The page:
The fate of a low-power FM in the Joplin, MO market is in doubt after the Federal Communications Commission announced Thursday it would hold a hearing before the administrative law judge into whether Ministerios El Jordan is still qualified to continue holding the license for KEJM-LP (96.3). The evidence suggests that the Carthage, MO-licensed LPFM that airs a Spanish-language religious format was not only controlled by non-U.S. citizens without approval, but Ministerios El Jordan repeatedly lied about it when filing reports with the FCC.
In an order approved Thursday, complete with blacked-out portions to protect the identities of its tipsters, the FCC says Ministerios El Jordan submitted the application for a construction permit for a new LPFM in Oct. 2013 listing the names of five officers: Eliud Villatoro, Johana Villatoro, Timoteo Garcia, Marlon Fuentes, and Tomas Calgua. Then in Jan. 2017 those same five individuals were listed on a minor modification application when KEJM-LP updated its transmitter coordinates with the agency. Each time in paperwork filed with the Media Bureau the religious broadcaster said all five board members were U.S. citizens.
But just days after the Jan. 2017 filing was made, the FCC received a tip that Fuentes had only recently become a U.S. citizen and that the other four board members held Guatemalan citizenship. That would be in violation of the FCC rules that prohibit any noncommercial station from having more than 20% of its ownership held by foreign nationals. With a bit of digging, the Enforcement Bureau quickly uncovered the fact that Eliud Villatoro was in court fighting a deportation order and his wife, Johana Villatoro, had already been deported. Potentially adding to the problems for Ministerios El Jordan is that when the FCC checked on filings with the Missouri Secretary of State, the documents suggested only Eliud Villatoro actually held any controlling interest in the LPFM.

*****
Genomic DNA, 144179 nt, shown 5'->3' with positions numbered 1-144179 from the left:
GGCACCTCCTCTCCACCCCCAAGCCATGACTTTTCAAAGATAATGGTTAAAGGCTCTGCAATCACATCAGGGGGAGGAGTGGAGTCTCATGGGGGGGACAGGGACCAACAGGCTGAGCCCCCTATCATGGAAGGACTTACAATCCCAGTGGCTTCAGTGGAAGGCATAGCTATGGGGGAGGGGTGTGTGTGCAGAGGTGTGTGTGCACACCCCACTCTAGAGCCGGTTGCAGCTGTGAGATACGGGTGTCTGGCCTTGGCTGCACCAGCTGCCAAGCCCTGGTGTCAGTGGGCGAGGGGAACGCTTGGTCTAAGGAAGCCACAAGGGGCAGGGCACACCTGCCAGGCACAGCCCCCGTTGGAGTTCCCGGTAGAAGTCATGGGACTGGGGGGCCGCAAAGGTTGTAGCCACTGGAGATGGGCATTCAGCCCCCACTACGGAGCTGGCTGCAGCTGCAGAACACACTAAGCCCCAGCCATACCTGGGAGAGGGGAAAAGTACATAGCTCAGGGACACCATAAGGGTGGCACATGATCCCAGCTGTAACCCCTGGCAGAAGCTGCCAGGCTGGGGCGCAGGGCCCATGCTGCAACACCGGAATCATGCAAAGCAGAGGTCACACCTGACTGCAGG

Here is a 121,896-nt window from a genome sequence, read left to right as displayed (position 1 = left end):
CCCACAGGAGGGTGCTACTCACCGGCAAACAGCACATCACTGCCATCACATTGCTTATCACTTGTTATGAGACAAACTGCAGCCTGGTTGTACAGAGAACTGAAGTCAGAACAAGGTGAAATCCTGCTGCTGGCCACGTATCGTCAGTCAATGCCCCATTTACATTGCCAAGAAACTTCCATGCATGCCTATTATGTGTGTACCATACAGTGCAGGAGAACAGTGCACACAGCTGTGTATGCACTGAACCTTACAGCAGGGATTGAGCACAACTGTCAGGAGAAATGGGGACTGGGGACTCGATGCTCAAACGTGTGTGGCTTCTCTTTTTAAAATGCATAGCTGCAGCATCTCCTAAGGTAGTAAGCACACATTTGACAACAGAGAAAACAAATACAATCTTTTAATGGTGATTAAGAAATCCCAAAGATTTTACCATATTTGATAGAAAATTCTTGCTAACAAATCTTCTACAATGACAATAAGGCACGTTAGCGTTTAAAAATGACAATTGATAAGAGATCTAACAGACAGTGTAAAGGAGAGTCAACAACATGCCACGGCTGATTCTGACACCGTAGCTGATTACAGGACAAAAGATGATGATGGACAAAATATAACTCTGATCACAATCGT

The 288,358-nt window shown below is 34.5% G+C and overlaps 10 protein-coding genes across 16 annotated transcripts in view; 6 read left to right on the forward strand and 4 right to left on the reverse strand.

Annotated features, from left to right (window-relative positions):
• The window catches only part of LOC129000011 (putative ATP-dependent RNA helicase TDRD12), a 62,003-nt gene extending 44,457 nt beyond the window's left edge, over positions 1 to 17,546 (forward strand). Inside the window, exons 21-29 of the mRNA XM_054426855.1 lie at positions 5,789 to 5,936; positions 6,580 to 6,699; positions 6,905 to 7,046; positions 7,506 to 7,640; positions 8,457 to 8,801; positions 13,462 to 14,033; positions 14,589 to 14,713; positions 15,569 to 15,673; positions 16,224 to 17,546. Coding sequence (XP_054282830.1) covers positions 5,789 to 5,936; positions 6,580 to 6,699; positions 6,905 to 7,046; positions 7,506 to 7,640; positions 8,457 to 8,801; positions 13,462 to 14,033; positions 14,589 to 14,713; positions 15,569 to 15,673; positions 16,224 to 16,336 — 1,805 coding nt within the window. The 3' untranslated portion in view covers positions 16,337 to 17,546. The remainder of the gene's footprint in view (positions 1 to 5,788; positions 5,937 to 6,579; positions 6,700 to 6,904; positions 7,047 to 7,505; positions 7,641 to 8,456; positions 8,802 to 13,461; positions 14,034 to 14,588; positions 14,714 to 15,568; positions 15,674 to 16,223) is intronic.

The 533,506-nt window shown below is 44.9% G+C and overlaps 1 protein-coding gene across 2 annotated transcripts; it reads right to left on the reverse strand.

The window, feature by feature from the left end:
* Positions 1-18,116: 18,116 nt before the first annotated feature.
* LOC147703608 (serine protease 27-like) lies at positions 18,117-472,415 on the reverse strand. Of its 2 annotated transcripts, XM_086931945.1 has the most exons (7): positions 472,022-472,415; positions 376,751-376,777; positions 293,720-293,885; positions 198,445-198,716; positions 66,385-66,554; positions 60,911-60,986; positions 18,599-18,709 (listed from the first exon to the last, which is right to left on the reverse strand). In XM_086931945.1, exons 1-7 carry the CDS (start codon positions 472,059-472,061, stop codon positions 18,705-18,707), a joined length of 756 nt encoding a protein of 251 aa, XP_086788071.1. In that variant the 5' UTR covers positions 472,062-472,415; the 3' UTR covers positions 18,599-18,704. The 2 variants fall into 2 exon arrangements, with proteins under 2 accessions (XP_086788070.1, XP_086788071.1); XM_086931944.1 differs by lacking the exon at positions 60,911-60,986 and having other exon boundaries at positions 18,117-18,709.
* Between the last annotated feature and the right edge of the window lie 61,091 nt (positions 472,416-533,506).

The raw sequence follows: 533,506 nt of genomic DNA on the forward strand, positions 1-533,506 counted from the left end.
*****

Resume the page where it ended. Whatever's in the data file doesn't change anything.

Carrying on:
The apparent false information Ministerios El Jordan provided to the FCC, as well as a refusal to respond to two subsequent requests for information by the agency, tripped the wire for what the Enforcement Bureau said was an apparent lack of truthfulness. “Misrepresentation and lack of candor raise serious concerns as to the likelihood that the Commission can rely on an applicant, permittee, or licensee to be truthful,” Bureau chief Rosemary Feld wrote in the order.
It will now be up to an administrative law judge to decide whether Ministerios El Jordan’s violations are severe enough that the license should be revoked or that a pending application to change KEJM-LP’s transmitter site should be denied. No hearing date has been set.